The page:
We also support the additional exemptions for ‘undue cost and effort’ in the revisions, and the increased scope, based on management’s best estimate, for the write-off of goodwill (and other intangibles) over a period of less than ten years. In our view, these simplifications reflect the actual circumstances of many SMEs, and will help to reduce potential burdens on them.
ACCA’s response to Question 4 below mentions changes which are not proposed in the ED, but which we believe should be included in the interests of SMEs.
As the individual changes proposed are generally straightforward, we do not see a need for separate guidance to be issued on them. In its responses to the previous Request for Information (RFI) issued in June 2012, ACCA supported a review of the supporting Questions and Answers, with the aim of certain topics being incorporated within the IFRS for SMEs, and others being removed where they duplicate the content of the Standard. We are pleased to note the proposal that the Q&A will either be incorporated into the body of the IFRS for SMEs where appropriate, or else have been included in the IFRS Foundation’s educational material, thereby rendering a separate set of Q&A unnecessary in the future.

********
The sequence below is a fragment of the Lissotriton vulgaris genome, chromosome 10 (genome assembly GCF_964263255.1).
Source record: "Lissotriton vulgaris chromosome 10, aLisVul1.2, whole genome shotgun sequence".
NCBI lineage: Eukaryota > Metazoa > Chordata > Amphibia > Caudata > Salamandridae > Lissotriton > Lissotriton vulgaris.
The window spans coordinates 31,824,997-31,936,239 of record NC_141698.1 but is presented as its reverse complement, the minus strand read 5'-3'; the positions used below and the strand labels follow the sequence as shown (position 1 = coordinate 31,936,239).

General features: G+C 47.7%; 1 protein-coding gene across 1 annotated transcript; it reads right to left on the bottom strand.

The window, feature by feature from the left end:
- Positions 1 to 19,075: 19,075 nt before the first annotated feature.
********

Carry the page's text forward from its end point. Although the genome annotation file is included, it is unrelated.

Question 4 - Additional issues
In June 2012 the IASB issued a Request for Information (RfI) seeking public comment on whether there is a need to make any amendments to the IFRS for SMEs (see paragraphs BC2–BC15). The RfI noted a number of specific issues that had been previously identified and asked respondents whether the issues warranted changes to the IFRS for SMEs. Additionally, the RfI asked respondents to identify any additional issues that needed to be addressed during the review process. Any issues so identified were discussed by the IASB during its deliberations.